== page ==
Aleksandr Sokurov takes on fresh formal territory in his latest film, Francofonia. Having previously dabbled in nonfiction (his early documentaries on artists like Alexander Solzhenitsyn and Dmitri Shostakovich), historical docudrama (Moloch, Taurus, The Sun) and full-on fiction (Mother and Son, Alexandra, Faust), this time he synthesizes all of these elements and goes in full-on cinematic-essay mode, mixing fictional and documentary approaches into a dense and heady brew. But the Russian filmmaker’s usual thematic concerns are still evident: an obsession with the corrupting effects of power; and the intersection of art, history, and politics.
At first, Francofonia looks as if it will indulge in Jean-Luc Godard-style meta-movie playfulness. We see and hear Sokurov himself talking through Skype with a member of a cargo ship transporting a slew of art works by sea. In addition, Sokurov makes reference, through voiceover narration, to his dissatisfaction with the film he’s been working on (presumably the film we’re seeing at the moment). This promise is only partially borne out by the rest of the film, however, through staged scenes involving Jacques Jaujard (Louis-Do de Lencquesaing), deputy head of the Louvre during World War II, and German officer Count Franziskus Wolff-Metternich (Benjamin Utzerath). The footage is manipulated to look like vintage celluloid with artificially inserted grit and dirt, and even the sound strip and sprockets of a 35mm film print sometimes made visible.
In Francofonia, these historical reenactments coexist with more essayistic interludes in which Sokurov ruminates on, among other subjects, the manifold values of art, whether as a form of historical remembrance or as a tool of political leverage. Above all, though, it’s Sokurov’s visual imagination that helps elevate this film beyond dry academicism: the darkly evocative way in which, for instance, he shoots and lights statues and artworks in the Louvre; and, through editing, implies connections between past and present with his juxtaposition of archival materials and new footage.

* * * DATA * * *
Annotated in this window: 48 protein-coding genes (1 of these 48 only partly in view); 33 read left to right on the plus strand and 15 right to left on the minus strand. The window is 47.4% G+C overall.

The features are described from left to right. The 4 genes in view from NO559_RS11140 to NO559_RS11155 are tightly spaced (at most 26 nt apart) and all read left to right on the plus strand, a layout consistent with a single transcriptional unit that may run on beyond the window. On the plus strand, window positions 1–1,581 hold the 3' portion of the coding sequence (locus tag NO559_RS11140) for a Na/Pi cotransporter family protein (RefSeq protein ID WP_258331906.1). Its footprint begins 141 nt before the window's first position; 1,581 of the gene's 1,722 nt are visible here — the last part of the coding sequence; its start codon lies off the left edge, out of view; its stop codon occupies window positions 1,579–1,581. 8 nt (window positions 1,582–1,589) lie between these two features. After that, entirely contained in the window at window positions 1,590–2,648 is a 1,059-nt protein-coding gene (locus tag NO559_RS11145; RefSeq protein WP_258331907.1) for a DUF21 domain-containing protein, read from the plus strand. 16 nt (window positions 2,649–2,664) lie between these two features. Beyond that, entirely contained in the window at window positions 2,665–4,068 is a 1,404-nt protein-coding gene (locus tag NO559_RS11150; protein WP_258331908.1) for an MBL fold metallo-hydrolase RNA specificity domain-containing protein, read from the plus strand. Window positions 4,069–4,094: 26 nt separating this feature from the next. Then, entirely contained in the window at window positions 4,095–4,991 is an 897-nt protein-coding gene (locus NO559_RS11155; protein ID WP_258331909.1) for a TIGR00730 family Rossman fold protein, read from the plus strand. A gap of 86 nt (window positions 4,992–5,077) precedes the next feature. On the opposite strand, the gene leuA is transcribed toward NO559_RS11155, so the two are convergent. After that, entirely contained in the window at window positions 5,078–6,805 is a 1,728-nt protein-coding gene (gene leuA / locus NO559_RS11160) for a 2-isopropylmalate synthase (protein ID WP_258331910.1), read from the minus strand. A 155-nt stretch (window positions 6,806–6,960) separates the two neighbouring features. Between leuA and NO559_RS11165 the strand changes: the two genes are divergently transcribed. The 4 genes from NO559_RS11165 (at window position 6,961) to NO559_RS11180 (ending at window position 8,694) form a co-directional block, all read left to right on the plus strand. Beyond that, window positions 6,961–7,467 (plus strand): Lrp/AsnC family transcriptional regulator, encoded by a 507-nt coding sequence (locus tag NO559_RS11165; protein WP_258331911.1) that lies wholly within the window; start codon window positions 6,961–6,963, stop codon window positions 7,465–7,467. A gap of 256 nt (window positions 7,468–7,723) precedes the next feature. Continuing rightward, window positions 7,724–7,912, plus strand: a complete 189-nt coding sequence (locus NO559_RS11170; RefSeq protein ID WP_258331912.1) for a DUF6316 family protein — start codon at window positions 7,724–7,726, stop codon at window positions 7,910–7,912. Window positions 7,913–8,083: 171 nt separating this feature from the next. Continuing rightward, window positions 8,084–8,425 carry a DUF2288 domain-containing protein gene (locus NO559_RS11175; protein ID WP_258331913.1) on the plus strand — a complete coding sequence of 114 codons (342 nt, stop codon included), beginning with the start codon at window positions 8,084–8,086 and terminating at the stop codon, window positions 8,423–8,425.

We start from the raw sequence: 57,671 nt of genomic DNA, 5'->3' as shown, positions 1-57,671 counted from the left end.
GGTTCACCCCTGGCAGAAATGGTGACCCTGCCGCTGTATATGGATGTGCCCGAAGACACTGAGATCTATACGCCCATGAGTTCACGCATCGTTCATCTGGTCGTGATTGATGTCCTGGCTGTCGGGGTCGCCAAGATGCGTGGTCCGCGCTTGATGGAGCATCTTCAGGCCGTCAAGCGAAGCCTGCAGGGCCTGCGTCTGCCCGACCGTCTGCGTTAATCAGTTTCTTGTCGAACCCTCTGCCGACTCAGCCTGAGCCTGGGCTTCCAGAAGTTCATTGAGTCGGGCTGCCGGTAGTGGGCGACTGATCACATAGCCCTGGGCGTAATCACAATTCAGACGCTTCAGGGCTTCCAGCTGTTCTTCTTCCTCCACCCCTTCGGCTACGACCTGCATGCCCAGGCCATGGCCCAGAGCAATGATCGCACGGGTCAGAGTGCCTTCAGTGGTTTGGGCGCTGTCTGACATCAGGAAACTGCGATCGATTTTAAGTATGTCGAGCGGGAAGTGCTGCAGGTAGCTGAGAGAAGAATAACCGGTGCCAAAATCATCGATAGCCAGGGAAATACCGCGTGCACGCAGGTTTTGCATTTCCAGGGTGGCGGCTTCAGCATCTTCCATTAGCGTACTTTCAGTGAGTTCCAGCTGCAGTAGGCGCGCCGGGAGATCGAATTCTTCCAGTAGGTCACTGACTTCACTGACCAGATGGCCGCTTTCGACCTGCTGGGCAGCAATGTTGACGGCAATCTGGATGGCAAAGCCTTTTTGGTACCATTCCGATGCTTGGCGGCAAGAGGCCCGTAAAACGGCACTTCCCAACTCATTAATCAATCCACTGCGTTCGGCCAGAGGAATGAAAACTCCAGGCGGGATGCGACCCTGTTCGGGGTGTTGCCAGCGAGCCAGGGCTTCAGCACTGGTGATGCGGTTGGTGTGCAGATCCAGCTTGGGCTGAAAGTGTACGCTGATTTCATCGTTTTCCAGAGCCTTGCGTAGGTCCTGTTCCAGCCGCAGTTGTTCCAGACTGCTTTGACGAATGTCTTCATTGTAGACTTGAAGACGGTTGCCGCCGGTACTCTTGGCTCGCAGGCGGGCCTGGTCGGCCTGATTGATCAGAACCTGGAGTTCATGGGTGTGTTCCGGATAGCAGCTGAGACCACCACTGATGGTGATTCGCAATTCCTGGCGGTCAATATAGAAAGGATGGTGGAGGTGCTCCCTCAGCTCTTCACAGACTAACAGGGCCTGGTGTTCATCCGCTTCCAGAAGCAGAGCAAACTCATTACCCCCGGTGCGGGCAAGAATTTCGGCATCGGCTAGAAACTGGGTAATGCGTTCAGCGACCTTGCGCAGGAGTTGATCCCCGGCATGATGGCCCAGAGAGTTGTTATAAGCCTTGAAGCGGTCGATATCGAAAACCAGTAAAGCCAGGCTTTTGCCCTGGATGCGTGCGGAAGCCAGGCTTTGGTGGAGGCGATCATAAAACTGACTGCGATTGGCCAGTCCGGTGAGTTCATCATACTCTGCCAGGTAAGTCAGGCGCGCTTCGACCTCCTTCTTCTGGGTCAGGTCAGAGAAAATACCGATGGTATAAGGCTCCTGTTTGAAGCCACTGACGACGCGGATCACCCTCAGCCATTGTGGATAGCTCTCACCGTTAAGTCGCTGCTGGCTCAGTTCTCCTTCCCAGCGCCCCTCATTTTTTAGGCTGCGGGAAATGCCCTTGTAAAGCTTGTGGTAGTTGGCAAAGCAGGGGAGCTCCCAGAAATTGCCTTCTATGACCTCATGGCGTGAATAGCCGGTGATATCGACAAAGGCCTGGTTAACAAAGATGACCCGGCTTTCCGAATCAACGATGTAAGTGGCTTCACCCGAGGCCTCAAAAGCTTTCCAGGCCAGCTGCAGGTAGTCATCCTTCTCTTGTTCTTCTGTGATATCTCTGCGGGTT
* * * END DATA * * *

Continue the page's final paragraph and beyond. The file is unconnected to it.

As is often the case with essay films like this, the conclusions to be drawn from Francofonia’s tango between fact and fiction, past and present, and art and politics can be difficult to easily summarize. The aforementioned cargo ship – and Sokurov’s admonition of that particular method of transport as somehow devaluing the artwork contained inside – could be seen as a metaphor for the way art has been treated over the years by people in power: as status symbols; as historical artifacts; as anything but art. Perhaps that’s why Jaujard and Wolff-Metternich are made central figures (of sorts). As people on opposite sides during World War II still finding a way to put aside their differences and save the art at the Louvre, these two suggest a positive manifestation of artistic fervor. By contrast, the spirit of Napoleon Bonaparte (Vincent Nemeth) stalking through the Louvre implies a more negative manifestation, especially when seen alongside a living representation of Marianne (Johanna Korthals Altes), the woman/French Revolution icon featured in paintings like Eugène Delacroix’s “Liberty Leading the People.”
But there’s even more to Francofonia than just a historical treatise. At times, the film expands into art history and analysis, especially with one section that explores the advent of portraiture and its effect on European civilization. Whatever it all adds up to in the end, however, Sokurov’s film is filled-to-bursting with passion and ideas – consistently fascinating, thought-provoking and beautiful to behold. I look forward to parsing its many layers in subsequent viewings.